Anne Bishop has really outdone herself with this one. I adore her series, The Others. The first five books take place in Lakeside and are some amazing books. I was so sad when I heard that Simon and Meg's story were done, and then elated to hear that she was going to continue the series with books set in other locales around the world she'd built, with different casts of characters. I enjoyed book 6, set in Sproing, and really liked the characters there, but book 7 completely knocked it out of the park.

This one is set in Bennett, near Prairie Gold, and if you remember the events of the other 6 books, the Terra Indigine and the Humans First and Last movement's clash reached a tipping point in that area. This is the rebuilding book, and the stakes are very, very high. The cast is different from that of book 6, so I'm hoping we'll get to see the Sproing residents again some time in the future, but I really, REALLY want a follow up to this one. I really like the characters in this one, and the setting, and the events of this book really build a bond between reader and cast. She might move on to another town in the next book, but I hope we'll get more visits to Bennett in the future.

Honestly, though, as long as she keeps writing stories set in this world, I'll gobble them up like candy no matter the setting or cast of characters.

Highly recommended (but read the rest of the series first if you haven't yet)!

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Review: That Ain’t Witchcraft

That Ain’t Witchcraft That Ain’t Witchcraft by Seanan McGuire
My rating: 5 of 5 stars

Thanks to Netgalley and the publisher for providing me with an ARC in exchange for an honest review.

Seriously, thanks. Because WOW. Seanan is just a master of her craft. She threw some huge curveballs into the storyline in this one and the risks paid off! I'll spoil as little as possible, but I have to say a few things to get my feelings across.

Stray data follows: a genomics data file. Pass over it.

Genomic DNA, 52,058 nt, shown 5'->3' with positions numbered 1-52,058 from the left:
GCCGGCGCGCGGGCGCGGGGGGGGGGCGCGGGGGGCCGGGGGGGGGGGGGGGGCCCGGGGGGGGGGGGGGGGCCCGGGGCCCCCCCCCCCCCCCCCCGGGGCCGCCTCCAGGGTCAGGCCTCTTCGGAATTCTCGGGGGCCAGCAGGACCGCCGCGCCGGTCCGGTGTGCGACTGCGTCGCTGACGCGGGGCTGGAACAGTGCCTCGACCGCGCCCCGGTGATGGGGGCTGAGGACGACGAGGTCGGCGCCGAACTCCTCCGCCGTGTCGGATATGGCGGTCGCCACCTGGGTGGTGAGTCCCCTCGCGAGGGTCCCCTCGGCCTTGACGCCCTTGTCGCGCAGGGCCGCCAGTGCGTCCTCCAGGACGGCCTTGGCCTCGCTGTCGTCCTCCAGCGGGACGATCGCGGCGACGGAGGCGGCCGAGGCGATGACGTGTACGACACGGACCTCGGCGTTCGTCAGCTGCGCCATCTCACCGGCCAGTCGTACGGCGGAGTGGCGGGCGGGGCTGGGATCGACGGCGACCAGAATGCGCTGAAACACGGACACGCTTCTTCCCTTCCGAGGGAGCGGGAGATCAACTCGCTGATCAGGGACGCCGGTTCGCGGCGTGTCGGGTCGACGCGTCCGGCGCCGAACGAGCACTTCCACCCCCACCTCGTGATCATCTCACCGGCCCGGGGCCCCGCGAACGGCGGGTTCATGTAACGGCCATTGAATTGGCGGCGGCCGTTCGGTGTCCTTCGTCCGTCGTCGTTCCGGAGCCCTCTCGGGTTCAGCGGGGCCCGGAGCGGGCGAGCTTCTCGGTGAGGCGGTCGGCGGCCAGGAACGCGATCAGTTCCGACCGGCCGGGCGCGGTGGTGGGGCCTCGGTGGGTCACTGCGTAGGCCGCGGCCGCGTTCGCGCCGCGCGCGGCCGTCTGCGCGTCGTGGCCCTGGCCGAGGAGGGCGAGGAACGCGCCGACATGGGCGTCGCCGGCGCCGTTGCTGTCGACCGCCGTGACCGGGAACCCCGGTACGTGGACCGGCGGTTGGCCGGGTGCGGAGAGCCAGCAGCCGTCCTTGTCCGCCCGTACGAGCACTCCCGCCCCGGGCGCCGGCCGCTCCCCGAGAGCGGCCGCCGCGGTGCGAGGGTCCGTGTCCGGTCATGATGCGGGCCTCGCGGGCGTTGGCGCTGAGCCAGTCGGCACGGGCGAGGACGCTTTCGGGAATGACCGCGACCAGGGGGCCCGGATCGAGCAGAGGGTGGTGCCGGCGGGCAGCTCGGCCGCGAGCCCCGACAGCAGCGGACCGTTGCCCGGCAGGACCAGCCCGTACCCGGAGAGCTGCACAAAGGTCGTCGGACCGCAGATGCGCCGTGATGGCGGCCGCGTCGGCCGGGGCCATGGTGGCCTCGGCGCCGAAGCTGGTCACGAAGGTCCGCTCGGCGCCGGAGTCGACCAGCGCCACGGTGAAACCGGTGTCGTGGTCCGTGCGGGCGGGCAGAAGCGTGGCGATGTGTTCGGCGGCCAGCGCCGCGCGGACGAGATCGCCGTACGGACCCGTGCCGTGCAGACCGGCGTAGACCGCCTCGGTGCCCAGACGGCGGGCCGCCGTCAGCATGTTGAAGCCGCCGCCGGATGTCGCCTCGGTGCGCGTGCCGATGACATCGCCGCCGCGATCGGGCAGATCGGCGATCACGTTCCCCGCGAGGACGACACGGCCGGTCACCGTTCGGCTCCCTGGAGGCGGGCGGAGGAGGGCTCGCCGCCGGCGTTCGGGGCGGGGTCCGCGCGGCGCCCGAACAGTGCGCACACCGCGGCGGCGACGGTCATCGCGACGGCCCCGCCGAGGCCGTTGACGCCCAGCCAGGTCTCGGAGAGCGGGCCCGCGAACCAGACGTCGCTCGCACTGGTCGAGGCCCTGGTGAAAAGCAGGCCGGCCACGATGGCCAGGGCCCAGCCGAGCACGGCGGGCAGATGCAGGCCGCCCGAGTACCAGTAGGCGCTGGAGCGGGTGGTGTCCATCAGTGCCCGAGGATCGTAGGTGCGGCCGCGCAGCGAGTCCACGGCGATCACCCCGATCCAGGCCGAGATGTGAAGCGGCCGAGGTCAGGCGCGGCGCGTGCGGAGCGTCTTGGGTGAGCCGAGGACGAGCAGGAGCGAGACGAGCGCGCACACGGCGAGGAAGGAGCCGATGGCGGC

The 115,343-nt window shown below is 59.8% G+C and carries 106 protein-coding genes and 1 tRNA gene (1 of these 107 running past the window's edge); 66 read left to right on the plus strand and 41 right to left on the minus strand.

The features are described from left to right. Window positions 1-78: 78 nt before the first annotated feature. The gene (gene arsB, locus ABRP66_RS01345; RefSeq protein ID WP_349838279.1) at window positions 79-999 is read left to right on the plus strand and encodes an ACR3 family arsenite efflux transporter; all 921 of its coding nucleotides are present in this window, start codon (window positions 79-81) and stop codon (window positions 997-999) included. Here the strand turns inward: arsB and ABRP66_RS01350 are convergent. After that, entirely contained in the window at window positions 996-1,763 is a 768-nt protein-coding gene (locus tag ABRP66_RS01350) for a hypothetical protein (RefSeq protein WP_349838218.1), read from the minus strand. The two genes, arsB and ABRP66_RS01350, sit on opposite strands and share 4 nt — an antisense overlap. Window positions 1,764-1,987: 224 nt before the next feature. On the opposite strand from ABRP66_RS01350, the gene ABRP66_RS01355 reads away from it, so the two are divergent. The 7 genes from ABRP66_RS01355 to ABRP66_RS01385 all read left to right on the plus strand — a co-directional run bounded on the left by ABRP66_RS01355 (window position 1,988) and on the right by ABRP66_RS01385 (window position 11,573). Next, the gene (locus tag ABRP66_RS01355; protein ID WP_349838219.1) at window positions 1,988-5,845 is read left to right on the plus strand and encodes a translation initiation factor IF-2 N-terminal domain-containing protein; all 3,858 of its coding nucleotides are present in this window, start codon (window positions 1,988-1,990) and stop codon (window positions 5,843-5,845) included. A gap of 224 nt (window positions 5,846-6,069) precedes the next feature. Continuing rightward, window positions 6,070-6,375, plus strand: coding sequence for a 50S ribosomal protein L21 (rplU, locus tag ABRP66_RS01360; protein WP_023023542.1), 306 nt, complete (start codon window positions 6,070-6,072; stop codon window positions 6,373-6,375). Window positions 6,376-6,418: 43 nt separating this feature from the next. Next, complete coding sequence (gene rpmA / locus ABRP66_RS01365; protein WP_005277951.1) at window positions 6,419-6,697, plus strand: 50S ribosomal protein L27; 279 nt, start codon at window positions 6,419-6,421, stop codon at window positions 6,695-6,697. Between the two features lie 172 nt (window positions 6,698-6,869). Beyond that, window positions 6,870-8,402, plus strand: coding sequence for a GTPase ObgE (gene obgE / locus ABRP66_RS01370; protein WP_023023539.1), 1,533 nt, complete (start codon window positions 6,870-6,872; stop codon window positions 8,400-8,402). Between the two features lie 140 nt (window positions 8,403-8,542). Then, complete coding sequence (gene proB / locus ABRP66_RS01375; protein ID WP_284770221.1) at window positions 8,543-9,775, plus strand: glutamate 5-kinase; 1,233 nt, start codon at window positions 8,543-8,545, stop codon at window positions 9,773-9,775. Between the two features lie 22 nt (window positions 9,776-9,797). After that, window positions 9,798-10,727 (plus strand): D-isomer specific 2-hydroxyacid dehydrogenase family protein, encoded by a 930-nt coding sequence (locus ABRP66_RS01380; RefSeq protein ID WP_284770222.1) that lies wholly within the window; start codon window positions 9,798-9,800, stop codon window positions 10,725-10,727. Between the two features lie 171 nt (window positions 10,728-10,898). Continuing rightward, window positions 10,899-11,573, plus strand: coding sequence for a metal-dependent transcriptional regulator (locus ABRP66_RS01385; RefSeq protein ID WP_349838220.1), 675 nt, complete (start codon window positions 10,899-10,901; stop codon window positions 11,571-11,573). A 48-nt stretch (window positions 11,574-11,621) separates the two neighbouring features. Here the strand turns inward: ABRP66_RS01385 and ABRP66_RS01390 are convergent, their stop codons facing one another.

First, I adore Annie and her friends. I'm sad this is the last Antimony book for now. Don't get me wrong, I'm excited about Sarah's two books coming up next, but I really like Annie's sarcasm and wit, and I like Sam and Cylia and Fern as well. I'd really like to see when Annie returns home, dragging her ragtag crew behind her. Maybe we'll get to see that one day.

Second, I really like how Seanan has made the Covenant a huge force to be reckoned with but not always the villain of the story. Even when they're not the main bad guy of the story, she reminds us they're there, and is building towards a huge finale in the long run.

Third, I love the world-building. The cryptids, the magic, the ghosts, the crossroads, I just love this world. It's urban fantasy at its best.

One major complaint: I need the Aeslin mice! Luckily in this one, we get to hear a little catechism of the Aeslin mice, even if we don't get to see them.

So if you haven't read this series yet, pick it up. And try to read as many of the shorties in between books as you can because they're all fantastic AND they develop the characters more. If you have read it, then this installment will definitely be worth your wait. :)